Carathéodory-Schur extension problem
Let be a given polynomial. The Carathéodory–Schur extension problem is to find (if possible) an analytic function on the open unit disc such that has a Taylor expansion (cf. Taylor series) of the form
and is uniformly bounded by one on . In other words, is an -function with of which the first Taylor coefficients are prescribed. The problem is solvable if and only if the lower-triangular Toeplitz matrix
has operator norm at most one. If , the solution is unique. If , then the number of solutions is infinite, and the set of solutions can be parametrized by a fractional-linear mapping. The necessary and sufficient conditions for the existence of a solution can also be expressed in terms of the so-called Schur numbers, which can be constructed step-by-step from the given coefficients (cf. also Carathéodory interpolation). This latter approach, invented originally by I. Schur [a6], [a7], in the beginning of the 19th century, includes recursive methods to obtain the set of all solutions. These recursive methods play an important role in modern operator theory, electrical engineering and geophysics (see [a3], [a4], [a5]). A detailed account of the Carathéodory–Schur problem and its solution may be found in [a3], Chapt. 1.
By multiplying both sides of (a1) by , one sees that the Carathéodory–Schur extension problem for the polynomial is equivalent to the Nehari extension problem for the sequence . The problem may also be seen as a Nevanlinna–Pick-type interpolation problem, where one seeks of -norm at most one such that the function and its derivatives up to order have prescribed values at zero (cf. also Nevanlinna–Pick interpolation). The Carathéodory–Schur extension problem has natural generalizations for matrix-valued and operator-valued polynomials (see [a2]). The problem has also a non-stationary variant, in which the role of the polynomial is taken over by a lower-triangular band matrix which has to be completed to a full lower-triangular matrix of operator norm at most one. For this non-stationary variant there is a natural analogue of the Schur numbers, namely the choice sequences, which determine the set of solutions (cf. [a1]).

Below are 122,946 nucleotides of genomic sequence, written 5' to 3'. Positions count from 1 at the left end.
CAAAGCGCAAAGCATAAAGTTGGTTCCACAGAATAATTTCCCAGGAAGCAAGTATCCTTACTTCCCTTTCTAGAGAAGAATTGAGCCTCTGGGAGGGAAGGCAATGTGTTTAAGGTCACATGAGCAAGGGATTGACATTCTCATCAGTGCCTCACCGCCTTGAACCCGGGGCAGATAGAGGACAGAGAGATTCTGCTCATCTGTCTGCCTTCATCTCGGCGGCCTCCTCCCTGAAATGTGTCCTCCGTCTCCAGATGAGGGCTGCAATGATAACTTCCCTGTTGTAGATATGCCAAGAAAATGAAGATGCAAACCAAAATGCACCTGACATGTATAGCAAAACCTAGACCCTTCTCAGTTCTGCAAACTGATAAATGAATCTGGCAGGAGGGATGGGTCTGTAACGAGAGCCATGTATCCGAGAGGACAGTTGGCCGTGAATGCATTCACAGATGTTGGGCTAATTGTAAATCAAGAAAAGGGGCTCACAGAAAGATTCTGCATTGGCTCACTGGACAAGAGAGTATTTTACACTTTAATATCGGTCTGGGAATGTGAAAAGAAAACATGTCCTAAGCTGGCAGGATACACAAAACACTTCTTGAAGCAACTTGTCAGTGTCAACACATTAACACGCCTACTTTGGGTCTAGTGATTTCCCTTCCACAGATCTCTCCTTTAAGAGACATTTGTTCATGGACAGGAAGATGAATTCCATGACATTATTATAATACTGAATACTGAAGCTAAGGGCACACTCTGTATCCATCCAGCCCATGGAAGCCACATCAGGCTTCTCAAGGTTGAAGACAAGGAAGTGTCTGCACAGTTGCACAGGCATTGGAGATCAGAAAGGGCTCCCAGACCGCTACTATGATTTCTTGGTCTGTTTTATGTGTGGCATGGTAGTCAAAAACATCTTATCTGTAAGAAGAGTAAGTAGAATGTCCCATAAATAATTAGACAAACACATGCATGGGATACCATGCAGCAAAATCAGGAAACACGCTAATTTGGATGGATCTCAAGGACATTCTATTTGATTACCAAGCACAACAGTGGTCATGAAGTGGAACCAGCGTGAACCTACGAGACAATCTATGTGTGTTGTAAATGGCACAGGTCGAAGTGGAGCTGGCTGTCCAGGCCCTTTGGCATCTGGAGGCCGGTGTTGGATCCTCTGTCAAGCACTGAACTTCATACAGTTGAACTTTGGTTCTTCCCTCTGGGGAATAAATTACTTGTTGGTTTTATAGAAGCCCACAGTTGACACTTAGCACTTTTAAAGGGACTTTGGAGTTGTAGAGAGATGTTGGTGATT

|[a1]||T. Constantinescu, "Schur parameters, factorization and dilation problems" , Operator Theory: Advances and Applications , 2 , Birkhäuser (1996)|
|[a2]||V.K. Dubovoj, B. Fritzsche, B. Kirstein, "Matricial version of the classical Schur problem" , Teubner (1992)|
|[a3]||C. Foias, A.E. Frazho, "The commutant lifting approach to interpolation problems" , Operator Theory: Advances and Applications , 44 , Birkhäuser (1990)|
|[a4]||"Schur methods in operator theory and signal processing" I. Gohberg (ed.) , Operator Theory: Advances and Applications , 18 , Birkhäuser (1986)|
|[a5]||T. Kailath, A.H. Sayed, "Displacement structure: theory and applications" SIAM Review , 37 (1995) pp. 297–386|
|[a6]||I. Schur, "On power series which are bounded in the interior of the unit circle" I. Gohberg (ed.) , Methods in Operator Theory and Signal Processing , Operator Theory: Advances and Applications , 18 (1986) pp. 31–59 (Original (in German): J. Reine Angew. Math. 147 (1917), 205–232)|
|[a7]||I. Schur, "On power series which are bounded in the interior of the unit circle. II" I. Gohberg (ed.) , Methods in Operator Theory and Signal Processing , Operator Theory: Advances and Applications , 18 (1986) pp. 68–88 (Original (in German): J. Reine Angew. Math. 184 (1918), 122–145)|
Carathéodory–Schur extension problem. Encyclopedia of Mathematics. URL: http://www.encyclopediaofmath.org/index.php?title=Carath%C3%A9odory%E2%80%93Schur_extension_problem&oldid=38687